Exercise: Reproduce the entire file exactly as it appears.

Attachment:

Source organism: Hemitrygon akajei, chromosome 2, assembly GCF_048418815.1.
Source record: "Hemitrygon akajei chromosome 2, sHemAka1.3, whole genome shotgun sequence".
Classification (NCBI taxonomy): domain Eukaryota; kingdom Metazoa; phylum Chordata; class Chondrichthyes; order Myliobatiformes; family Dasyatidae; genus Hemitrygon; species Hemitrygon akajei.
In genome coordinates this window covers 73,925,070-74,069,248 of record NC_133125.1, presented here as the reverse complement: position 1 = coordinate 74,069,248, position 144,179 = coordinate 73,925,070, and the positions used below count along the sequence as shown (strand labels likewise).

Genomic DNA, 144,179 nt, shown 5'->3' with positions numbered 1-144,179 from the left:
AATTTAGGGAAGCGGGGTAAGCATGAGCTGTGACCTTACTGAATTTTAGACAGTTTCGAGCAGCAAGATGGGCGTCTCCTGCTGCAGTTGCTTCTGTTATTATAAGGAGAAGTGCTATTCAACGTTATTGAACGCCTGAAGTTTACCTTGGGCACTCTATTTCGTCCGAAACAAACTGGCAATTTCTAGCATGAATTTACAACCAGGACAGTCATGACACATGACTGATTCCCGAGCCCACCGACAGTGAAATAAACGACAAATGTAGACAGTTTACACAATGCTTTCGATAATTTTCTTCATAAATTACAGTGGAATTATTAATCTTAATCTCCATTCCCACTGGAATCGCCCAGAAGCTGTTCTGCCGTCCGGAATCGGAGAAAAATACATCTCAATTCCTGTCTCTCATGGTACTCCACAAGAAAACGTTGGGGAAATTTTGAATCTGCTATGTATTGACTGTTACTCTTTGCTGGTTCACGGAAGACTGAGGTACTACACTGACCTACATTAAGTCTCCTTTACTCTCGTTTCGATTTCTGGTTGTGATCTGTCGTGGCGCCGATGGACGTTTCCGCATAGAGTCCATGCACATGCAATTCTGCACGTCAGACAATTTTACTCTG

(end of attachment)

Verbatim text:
Source organism: Hemitrygon akajei, chromosome 2, assembly GCF_048418815.1.
Source record: "Hemitrygon akajei chromosome 2, sHemAka1.3, whole genome shotgun sequence".
Classification (NCBI taxonomy): domain Eukaryota; kingdom Metazoa; phylum Chordata; class Chondrichthyes; order Myliobatiformes; family Dasyatidae; genus Hemitrygon; species Hemitrygon akajei.
In genome coordinates this window covers 73,925,070-74,069,248 of record NC_133125.1, presented here as the reverse complement: position 1 = coordinate 74,069,248, position 144,179 = coordinate 73,925,070, and the positions used below count along the sequence as shown (strand labels likewise).

Genomic DNA, 144,179 nt, shown 5'->3' with positions numbered 1-144,179 from the left:
AATTTAGGGAAGCGGGGTAAGCATGAGCTGTGACCTTACTGAATTTTAGACAGTTTCGAGCAGCAAGATGGGCGTCTCCTGCTGCAGTTGCTTCTGTTATTATAAGGAGAAGTGCTATTCAACGTTATTGAACGCCTGAAGTTTACCTTGGGCACTCTATTTCGTCCGAAACAAACTGGCAATTTCTAGCATGAATTTACAACCAGGACAGTCATGACACATGACTGATTCCCGAGCCCACCGACAGTGAAATAAACGACAAATGTAGACAGTTTACACAATGCTTTCGATAATTTTCTTCATAAATTACAGTGGAATTATTAATCTTAATCTCCATTCCCACTGGAATCGCCCAGAAGCTGTTCTGCCGTCCGGAATCGGAGAAAAATACATCTCAATTCCTGTCTCTCATGGTACTCCACAAGAAAACGTTGGGGAAATTTTGAATCTGCTATGTATTGACTGTTACTCTTTGCTGGTTCACGGAAGACTGAGGTACTACACTGACCTACATTAAGTCTCCTTTACTCTCGTTTCGATTTCTGGTTGTGATCTGTCGTGGCGCCGATGGACGTTTCCGCATAGAGTCCATGCACATGCAATTCTGCACGTCAGACAATTTTACTCTG